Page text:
When bestselling novelist Cassandra Tipp disappears, she leaves behind a letter for the children of her estranged sister, who stand to inherit everything she left behind. But Cassie’s last will and testament isn’t the ordinary sort, just as Cassie wasn’t an ordinary kind of woman. The letter and will are full of stipulations, one being that her niece and nephew must read the manuscript left in the study of her remote house in the woods. Only then, and only if they find the password held within the pages of Cassie’s latest and last story, will they be able to lay claim to her estate.
With just those few opening pages, Camilla Bruce draws readers into the mystery encircling Cassie’s peculiar existence and subsequent vanishing, all of which has an enthralling air of eccentric fantasy to it but also a sense of something altogether more unsettling too. We’re compelled to keep reading, to keep sifting through all the possible truths and lies, as Cassie tells her wildest, most outlandish story yet: her own. Delving back into her past, she recounts her childhood; how she always felt different, how she was the difficult, awkward, ugly child next to her perfect, innocent, untainted sister. It’s easy to see why a child like that might disappear into fiction to survive.
Yet as Cassie looks back on the unnerving and often violent events that shaped her, first as a child and then as a woman, the tale travels down darker and more disturbing paths until it’s impossible to tell fact and fiction apart. Cassie believes her fantastical tales – which involve an eerie figure called Pepper-Man, who leads Cassie astray, alienating her from her family, her town, and – eventually – reality itself. It’s a story of blood and love, of trauma and the fragility of the human mind – how it can be formed and warped and irrevocably damaged beyond repair.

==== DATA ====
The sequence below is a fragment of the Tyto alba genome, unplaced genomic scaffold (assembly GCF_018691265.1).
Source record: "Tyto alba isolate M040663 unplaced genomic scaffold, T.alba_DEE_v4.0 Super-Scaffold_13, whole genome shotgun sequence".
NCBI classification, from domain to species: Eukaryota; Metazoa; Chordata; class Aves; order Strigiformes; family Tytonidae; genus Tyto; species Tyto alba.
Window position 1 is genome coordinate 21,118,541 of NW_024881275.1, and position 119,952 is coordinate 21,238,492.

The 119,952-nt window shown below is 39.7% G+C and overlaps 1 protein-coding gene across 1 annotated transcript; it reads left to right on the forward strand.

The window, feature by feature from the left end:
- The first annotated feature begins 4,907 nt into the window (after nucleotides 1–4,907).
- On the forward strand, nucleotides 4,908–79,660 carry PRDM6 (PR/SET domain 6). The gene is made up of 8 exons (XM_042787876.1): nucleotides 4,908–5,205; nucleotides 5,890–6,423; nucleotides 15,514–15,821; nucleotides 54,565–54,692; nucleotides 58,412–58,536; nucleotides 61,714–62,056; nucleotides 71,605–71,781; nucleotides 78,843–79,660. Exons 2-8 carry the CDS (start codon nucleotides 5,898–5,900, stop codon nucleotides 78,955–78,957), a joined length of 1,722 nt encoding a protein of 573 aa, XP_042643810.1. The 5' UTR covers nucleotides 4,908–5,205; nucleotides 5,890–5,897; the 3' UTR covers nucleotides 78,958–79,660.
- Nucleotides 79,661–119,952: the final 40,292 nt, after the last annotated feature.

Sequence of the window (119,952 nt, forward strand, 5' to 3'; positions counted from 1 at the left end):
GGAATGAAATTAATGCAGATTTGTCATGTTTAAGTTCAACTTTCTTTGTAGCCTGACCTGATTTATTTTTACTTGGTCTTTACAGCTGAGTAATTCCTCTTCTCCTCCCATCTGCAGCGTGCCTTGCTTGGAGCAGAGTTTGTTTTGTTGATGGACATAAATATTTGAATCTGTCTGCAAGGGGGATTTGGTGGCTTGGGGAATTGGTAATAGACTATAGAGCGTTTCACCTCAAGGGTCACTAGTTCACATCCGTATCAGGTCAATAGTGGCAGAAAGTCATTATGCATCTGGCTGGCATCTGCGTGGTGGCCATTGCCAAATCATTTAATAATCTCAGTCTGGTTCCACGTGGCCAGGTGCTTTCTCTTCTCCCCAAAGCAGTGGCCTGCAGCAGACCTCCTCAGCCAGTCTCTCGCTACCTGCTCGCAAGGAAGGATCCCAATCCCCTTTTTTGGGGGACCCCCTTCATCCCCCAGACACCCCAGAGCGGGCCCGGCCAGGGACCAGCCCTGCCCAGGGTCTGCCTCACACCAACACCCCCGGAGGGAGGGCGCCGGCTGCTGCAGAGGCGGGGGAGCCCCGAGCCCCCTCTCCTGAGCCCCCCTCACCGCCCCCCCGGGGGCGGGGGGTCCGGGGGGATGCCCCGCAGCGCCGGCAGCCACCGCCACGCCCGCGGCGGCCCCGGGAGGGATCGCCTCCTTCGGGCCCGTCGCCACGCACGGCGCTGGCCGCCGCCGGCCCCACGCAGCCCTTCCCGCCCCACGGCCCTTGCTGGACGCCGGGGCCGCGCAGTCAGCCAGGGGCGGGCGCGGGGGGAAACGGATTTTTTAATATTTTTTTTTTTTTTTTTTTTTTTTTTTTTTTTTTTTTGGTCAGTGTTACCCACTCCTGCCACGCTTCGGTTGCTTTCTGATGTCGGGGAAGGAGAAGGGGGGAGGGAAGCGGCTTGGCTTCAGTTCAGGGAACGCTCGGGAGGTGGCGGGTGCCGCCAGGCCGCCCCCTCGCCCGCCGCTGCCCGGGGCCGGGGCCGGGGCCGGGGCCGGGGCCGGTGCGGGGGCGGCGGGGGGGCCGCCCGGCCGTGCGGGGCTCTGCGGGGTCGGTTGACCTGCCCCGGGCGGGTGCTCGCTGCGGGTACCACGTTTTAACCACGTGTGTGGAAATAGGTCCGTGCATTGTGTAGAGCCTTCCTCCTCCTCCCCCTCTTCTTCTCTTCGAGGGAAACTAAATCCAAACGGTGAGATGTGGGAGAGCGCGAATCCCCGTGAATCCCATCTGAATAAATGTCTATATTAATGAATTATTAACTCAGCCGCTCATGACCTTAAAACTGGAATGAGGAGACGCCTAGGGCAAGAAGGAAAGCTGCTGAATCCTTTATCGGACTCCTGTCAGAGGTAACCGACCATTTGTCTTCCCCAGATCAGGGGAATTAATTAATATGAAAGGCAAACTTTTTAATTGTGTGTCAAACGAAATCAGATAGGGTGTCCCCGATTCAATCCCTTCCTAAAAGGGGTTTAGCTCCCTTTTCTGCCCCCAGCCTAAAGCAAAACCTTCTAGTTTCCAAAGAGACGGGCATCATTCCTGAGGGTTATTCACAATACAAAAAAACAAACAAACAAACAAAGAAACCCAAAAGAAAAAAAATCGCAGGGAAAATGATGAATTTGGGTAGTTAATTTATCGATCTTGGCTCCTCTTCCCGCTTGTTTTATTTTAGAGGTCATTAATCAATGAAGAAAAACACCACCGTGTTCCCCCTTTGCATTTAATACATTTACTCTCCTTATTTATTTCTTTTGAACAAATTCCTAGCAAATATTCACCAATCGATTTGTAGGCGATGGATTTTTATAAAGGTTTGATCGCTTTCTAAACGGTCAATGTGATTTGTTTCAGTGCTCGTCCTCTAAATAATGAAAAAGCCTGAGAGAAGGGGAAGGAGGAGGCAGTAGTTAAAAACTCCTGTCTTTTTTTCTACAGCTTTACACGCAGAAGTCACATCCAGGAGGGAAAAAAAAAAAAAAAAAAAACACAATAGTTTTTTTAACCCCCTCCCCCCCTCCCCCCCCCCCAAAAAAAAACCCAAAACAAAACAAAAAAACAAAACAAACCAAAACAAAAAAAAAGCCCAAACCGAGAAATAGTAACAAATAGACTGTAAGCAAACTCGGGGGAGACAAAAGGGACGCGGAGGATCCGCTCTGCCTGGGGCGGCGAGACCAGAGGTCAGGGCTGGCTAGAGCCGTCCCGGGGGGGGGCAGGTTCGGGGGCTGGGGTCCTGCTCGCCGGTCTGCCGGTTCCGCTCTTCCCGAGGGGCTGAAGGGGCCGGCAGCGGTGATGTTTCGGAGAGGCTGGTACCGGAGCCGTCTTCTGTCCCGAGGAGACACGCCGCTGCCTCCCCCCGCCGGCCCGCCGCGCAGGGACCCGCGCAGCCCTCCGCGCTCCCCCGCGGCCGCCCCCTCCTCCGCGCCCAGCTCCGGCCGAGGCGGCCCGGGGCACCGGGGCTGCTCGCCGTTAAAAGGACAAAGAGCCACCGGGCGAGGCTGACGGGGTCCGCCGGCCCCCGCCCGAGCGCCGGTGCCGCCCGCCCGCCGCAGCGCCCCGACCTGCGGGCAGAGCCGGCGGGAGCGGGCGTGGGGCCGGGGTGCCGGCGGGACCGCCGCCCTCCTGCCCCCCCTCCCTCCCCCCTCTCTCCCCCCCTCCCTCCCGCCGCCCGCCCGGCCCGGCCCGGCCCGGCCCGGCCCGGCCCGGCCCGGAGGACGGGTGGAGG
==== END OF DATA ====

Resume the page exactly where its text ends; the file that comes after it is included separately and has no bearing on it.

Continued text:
“I wanted someone to know, you see. To know my truth, now that I am gone. How everything and none of it happened.”
You Let Me In is a dark and disquieting piece of contemporary fiction – part gothic faerie fantasy, part haunting domestic drama, with a narrator you can’t empathise with, let alone trust. Yet falling down the rabbit hole of Cassie’s convoluted mind and tortured life is strangely captivating. It’s never quite clear what’s real and what’s a metaphor for something much more disturbing than the already distressing tale that Cassie spins in her manuscript. She’s either the most brilliant storyteller or a cruelly mistreated soul, a victim or a killer – most likely she’s all of these things.
If there’s any complaint to be made with Bruce’s debut it’s that it just isn’t long enough. Cassie’s story is so strange, so complex, so completely bewildering that the end doesn’t really feel like the end. Moreover, you don’t want it to be the end. It’s short and far from sweet, but dark enough to seep into your bones and chill you from the inside out.
You Let Me In was published by Bantam Press on 5 March 2020